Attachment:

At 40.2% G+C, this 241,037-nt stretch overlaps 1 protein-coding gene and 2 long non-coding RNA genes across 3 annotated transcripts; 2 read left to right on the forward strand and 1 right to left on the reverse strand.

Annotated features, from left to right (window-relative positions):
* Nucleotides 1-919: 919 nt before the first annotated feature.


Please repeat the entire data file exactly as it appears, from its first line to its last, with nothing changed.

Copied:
At 40.2% G+C, this 241,037-nt stretch overlaps 1 protein-coding gene and 2 long non-coding RNA genes across 3 annotated transcripts; 2 read left to right on the forward strand and 1 right to left on the reverse strand.

Annotated features, from left to right (window-relative positions):
* Nucleotides 1-919: 919 nt before the first annotated feature.